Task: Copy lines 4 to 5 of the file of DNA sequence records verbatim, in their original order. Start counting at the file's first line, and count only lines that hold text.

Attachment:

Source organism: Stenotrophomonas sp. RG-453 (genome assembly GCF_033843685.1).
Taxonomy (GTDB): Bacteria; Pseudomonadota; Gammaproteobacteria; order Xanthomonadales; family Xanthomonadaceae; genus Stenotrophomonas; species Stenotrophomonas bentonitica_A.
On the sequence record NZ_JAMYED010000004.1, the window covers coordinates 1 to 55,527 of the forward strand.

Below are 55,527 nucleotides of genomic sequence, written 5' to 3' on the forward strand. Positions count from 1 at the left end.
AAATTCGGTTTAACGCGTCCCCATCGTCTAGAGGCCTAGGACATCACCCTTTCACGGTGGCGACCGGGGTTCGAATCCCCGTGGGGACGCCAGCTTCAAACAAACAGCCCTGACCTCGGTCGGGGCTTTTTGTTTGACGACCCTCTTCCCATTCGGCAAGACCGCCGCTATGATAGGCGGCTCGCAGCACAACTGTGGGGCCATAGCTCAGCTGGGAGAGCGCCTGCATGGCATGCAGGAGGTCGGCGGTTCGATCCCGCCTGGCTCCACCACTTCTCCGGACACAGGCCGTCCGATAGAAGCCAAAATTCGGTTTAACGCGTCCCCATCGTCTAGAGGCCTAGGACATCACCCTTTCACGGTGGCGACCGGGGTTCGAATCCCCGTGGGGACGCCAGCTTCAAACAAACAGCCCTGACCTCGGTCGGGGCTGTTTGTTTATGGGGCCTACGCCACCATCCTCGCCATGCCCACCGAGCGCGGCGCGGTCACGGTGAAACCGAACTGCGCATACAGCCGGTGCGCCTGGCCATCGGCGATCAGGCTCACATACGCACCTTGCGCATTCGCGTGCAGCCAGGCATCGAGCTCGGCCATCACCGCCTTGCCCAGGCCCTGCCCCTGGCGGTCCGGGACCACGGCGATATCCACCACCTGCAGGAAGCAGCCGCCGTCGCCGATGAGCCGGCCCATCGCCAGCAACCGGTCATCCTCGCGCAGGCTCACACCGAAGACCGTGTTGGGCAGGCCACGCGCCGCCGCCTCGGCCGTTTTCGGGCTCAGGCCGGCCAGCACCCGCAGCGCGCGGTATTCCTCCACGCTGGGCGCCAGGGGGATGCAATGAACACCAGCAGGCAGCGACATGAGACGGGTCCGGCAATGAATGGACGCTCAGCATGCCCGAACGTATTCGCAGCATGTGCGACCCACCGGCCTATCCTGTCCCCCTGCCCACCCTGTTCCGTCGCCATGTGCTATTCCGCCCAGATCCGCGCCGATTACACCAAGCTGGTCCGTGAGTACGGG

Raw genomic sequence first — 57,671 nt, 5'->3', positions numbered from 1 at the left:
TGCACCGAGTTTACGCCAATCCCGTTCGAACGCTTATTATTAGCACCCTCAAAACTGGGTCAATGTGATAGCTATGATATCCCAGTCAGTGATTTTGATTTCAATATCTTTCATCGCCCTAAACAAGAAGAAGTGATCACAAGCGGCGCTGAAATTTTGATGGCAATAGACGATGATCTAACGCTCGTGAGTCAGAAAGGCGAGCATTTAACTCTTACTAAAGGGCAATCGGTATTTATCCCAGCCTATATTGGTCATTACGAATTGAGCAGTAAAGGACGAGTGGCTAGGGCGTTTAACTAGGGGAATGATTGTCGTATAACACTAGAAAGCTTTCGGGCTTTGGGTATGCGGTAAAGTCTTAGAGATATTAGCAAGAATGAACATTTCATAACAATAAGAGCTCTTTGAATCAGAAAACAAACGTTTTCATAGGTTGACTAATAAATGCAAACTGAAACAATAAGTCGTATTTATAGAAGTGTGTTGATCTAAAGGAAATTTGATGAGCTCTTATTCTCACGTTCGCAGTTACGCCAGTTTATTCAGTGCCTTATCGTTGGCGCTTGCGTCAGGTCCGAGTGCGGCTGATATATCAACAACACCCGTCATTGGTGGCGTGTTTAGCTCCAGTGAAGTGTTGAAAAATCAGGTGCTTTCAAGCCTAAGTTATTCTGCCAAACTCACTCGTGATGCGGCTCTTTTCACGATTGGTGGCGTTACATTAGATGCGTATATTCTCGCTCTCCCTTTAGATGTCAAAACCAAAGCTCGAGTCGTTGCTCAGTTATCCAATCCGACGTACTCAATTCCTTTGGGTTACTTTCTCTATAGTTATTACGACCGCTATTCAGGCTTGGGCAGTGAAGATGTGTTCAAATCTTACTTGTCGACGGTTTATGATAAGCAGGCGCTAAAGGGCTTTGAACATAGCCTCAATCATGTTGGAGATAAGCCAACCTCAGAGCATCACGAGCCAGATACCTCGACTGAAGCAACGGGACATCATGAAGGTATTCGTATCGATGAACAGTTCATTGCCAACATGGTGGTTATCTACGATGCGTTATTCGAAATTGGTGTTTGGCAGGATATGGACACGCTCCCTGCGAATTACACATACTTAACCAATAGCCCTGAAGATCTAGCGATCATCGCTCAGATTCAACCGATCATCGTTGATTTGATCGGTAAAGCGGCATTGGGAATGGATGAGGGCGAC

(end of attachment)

Below are 55,527 nucleotides of genomic sequence, written 5' to 3' on the forward strand. Positions count from 1 at the left end.
AAATTCGGTTTAACGCGTCCCCATCGTCTAGAGGCCTAGGACATCACCCTTTCACGGTGGCGACCGGGGTTCGAATCCCCGTGGGGACGCCAGCTTCAAACAAACAGCCCTGACCTCGGTCGGGGCTTTTTGTTTGACGACCCTCTTCCCATTCGGCAAGACCGCCGCTATGATAGGCGGCTCGCAGCACAACTGTGGGGCCATAGCTCAGCTGGGAGAGCGCCTGCATGGCATGCAGGAGGTCGGCGGTTCGATCCCGCCTGGCTCCACCACTTCTCCGGACACAGGCCGTCCGATAGAAGCCAAAATTCGGTTTAACGCGTCCCCATCGTCTAGAGGCCTAGGACATCACCCTTTCACGGTGGCGACCGGGGTTCGAATCCCCGTGGGGACGCCAGCTTCAAACAAACAGCCCTGACCTCGGTCGGGGCTGTTTGTTTATGGGGCCTACGCCACCATCCTCGCCATGCCCACCGAGCGCGGCGCGGTCACGGTGAAACCGAACTGCGCATACAGCCGGTGCGCCTGGCCATCGGCGATCAGGCTCACATACGCACCTTGCGCATTCGCGTGCAGCCAGGCATCGAGCTCGGCCATCACCGCCTTGCCCAGGCCCTGCCCCTGGCGGTCCGGGACCACGGCGATATCCACCACCTGCAGGAAGCAGCCGCCGTCGCCGATGAGCCGGCCCATCGCCAGCAACCGGTCATCCTCGCGCAGGCTCACACCGAAGACCGTGTTGGGCAGGCCACGCGCCGCCGCCTCGGCCGTTTTCGGGCTCAGGCCGGCCAGCACCCGCAGCGCGCGGTATTCCTCCACGCTGGGCGCCAGGGGGATGCAATGAACACCAGCAGGCAGCGACATGAGACGGGTCCGGCAATGAATGGACGCTCAGCATGCCCGAACGTATTCGCAGCATGTGCGACCCACCGGCCTATCCTGTCCCCCTGCCCACCCTGTTCCGTCGCCATGTGCTATTCCGCCCAGATCCGCGCCGATTACACCAAGCTGGTCCGTGAGTACGGG